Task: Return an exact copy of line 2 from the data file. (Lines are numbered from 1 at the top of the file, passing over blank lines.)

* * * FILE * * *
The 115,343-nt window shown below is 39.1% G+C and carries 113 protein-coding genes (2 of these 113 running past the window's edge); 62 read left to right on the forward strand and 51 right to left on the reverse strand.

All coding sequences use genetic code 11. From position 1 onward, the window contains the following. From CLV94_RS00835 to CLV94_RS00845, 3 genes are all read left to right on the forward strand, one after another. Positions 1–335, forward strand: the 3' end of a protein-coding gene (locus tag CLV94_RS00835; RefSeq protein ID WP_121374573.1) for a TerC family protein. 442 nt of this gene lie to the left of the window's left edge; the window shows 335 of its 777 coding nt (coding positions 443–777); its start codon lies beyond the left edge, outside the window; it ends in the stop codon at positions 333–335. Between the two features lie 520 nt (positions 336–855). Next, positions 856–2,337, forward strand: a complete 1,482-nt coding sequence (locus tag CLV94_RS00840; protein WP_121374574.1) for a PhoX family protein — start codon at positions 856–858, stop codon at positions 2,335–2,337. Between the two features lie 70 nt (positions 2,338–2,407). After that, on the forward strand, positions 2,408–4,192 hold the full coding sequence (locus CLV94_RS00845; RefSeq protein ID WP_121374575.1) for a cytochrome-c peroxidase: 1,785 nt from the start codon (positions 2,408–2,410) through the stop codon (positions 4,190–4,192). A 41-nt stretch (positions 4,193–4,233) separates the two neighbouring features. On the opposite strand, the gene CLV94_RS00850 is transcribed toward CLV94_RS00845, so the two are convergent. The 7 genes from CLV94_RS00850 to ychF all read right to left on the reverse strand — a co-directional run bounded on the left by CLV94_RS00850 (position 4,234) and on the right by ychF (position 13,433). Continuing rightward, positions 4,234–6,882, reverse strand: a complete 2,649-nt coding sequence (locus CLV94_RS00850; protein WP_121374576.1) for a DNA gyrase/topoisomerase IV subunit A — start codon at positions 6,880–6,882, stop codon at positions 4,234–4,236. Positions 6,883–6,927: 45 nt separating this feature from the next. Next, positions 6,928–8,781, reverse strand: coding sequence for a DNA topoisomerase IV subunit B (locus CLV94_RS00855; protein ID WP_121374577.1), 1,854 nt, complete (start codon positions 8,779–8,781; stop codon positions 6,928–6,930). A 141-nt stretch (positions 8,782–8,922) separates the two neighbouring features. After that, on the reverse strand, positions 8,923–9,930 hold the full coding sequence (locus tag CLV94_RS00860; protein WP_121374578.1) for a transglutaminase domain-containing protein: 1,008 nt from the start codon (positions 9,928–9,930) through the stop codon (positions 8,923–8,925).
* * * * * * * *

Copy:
All coding sequences use genetic code 11. From position 1 onward, the window contains the following. From CLV94_RS00835 to CLV94_RS00845, 3 genes are all read left to right on the forward strand, one after another. Positions 1–335, forward strand: the 3' end of a protein-coding gene (locus tag CLV94_RS00835; RefSeq protein ID WP_121374573.1) for a TerC family protein. 442 nt of this gene lie to the left of the window's left edge; the window shows 335 of its 777 coding nt (coding positions 443–777); its start codon lies beyond the left edge, outside the window; it ends in the stop codon at positions 333–335. Between the two features lie 520 nt (positions 336–855). Next, positions 856–2,337, forward strand: a complete 1,482-nt coding sequence (locus tag CLV94_RS00840; protein WP_121374574.1) for a PhoX family protein — start codon at positions 856–858, stop codon at positions 2,335–2,337. Between the two features lie 70 nt (positions 2,338–2,407). After that, on the forward strand, positions 2,408–4,192 hold the full coding sequence (locus CLV94_RS00845; RefSeq protein ID WP_121374575.1) for a cytochrome-c peroxidase: 1,785 nt from the start codon (positions 2,408–2,410) through the stop codon (positions 4,190–4,192). A 41-nt stretch (positions 4,193–4,233) separates the two neighbouring features. On the opposite strand, the gene CLV94_RS00850 is transcribed toward CLV94_RS00845, so the two are convergent. The 7 genes from CLV94_RS00850 to ychF all read right to left on the reverse strand — a co-directional run bounded on the left by CLV94_RS00850 (position 4,234) and on the right by ychF (position 13,433). Continuing rightward, positions 4,234–6,882, reverse strand: a complete 2,649-nt coding sequence (locus CLV94_RS00850; protein WP_121374576.1) for a DNA gyrase/topoisomerase IV subunit A — start codon at positions 6,880–6,882, stop codon at positions 4,234–4,236. Positions 6,883–6,927: 45 nt separating this feature from the next. Next, positions 6,928–8,781, reverse strand: coding sequence for a DNA topoisomerase IV subunit B (locus CLV94_RS00855; protein ID WP_121374577.1), 1,854 nt, complete (start codon positions 8,779–8,781; stop codon positions 6,928–6,930). A 141-nt stretch (positions 8,782–8,922) separates the two neighbouring features. After that, on the reverse strand, positions 8,923–9,930 hold the full coding sequence (locus tag CLV94_RS00860; protein WP_121374578.1) for a transglutaminase domain-containing protein: 1,008 nt from the start codon (positions 9,928–9,930) through the stop codon (positions 8,923–8,925).